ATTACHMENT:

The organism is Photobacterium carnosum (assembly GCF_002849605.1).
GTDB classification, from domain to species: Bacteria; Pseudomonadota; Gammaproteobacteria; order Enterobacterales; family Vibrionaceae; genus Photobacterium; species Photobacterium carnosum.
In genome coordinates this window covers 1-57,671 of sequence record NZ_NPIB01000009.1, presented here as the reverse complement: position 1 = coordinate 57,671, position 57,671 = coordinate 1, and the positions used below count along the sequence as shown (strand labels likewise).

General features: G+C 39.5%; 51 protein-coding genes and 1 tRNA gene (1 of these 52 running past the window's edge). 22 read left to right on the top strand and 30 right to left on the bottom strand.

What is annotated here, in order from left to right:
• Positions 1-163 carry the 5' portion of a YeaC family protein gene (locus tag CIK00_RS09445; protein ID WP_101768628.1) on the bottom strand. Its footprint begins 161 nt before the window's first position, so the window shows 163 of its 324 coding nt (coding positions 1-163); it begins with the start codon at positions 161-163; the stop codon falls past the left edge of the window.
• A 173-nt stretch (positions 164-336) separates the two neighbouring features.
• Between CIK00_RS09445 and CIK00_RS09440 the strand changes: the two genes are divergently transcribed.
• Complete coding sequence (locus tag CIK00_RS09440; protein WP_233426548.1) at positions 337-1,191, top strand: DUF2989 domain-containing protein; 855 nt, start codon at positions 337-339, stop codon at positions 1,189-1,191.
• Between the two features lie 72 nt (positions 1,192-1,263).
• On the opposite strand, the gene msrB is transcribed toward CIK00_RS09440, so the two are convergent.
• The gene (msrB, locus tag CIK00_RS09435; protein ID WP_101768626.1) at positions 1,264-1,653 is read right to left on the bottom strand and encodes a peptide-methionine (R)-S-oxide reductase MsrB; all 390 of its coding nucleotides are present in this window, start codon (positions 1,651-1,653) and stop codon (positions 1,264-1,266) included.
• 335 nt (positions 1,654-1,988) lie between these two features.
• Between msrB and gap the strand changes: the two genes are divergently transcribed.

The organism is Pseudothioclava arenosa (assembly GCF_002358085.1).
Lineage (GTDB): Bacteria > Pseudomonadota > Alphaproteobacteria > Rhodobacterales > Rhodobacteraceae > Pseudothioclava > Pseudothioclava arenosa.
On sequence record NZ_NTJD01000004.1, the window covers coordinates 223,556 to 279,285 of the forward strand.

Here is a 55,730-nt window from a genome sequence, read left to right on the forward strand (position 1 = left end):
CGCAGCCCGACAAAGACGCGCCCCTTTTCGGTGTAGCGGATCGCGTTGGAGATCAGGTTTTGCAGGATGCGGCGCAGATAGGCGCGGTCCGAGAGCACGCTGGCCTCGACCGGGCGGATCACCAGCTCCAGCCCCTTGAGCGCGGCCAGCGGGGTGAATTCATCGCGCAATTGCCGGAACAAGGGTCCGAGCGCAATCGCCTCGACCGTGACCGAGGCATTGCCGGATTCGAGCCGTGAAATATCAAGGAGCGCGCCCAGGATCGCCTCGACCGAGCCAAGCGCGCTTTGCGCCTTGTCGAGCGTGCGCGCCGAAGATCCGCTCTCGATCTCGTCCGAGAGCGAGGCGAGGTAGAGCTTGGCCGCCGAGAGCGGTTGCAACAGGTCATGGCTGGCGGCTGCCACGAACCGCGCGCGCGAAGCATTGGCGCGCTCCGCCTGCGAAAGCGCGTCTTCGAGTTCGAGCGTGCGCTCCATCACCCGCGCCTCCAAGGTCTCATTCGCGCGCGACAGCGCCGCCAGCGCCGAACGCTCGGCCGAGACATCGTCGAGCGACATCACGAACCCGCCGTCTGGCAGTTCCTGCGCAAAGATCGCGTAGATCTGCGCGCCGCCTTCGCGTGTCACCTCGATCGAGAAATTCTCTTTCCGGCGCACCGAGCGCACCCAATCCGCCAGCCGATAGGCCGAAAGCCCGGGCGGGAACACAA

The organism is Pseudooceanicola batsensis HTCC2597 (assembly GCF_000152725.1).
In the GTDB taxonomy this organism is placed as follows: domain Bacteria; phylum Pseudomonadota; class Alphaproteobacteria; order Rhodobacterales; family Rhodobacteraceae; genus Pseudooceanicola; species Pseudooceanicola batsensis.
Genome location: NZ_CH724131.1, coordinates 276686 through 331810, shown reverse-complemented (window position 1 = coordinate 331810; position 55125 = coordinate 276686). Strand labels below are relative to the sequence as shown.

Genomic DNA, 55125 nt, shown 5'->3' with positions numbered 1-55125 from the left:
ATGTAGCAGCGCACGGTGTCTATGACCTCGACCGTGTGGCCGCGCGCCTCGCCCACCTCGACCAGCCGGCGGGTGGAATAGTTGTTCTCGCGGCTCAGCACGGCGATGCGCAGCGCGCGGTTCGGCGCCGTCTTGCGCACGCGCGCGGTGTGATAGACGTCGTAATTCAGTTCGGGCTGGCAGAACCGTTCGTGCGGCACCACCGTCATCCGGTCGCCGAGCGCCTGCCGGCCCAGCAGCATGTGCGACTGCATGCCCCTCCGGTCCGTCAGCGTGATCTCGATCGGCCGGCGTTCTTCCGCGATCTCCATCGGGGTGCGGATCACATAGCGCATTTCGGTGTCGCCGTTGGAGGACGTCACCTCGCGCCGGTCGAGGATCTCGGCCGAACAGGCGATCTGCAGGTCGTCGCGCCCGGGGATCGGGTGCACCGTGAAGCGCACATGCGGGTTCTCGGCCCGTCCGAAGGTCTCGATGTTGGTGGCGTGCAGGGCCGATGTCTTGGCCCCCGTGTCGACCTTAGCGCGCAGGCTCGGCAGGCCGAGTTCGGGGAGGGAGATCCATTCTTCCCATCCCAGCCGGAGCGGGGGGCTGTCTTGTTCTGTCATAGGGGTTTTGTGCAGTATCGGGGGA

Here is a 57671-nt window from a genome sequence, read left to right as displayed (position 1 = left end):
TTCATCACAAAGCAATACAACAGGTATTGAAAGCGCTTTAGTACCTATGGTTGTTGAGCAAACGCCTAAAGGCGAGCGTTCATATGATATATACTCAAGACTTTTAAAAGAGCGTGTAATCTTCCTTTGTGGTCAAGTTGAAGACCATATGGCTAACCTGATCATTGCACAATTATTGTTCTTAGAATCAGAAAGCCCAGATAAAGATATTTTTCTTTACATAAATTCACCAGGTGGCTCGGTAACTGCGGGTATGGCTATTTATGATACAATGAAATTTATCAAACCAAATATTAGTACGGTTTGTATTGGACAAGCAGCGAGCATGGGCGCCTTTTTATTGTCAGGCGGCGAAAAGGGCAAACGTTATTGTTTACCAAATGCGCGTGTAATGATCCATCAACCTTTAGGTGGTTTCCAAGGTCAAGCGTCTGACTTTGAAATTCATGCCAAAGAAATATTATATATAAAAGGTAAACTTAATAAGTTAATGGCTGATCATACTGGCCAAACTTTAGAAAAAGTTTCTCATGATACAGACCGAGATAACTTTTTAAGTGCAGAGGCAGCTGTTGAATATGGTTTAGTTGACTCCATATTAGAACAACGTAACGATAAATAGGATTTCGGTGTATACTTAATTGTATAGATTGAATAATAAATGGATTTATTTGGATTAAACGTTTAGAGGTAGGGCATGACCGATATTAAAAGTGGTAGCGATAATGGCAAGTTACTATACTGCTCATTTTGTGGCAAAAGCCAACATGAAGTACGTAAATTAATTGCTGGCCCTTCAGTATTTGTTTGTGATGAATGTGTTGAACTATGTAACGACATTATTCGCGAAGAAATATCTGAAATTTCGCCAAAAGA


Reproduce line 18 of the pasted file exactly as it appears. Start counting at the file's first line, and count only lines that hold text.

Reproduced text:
Here is a 55,730-nt window from a genome sequence, read left to right on the forward strand (position 1 = left end):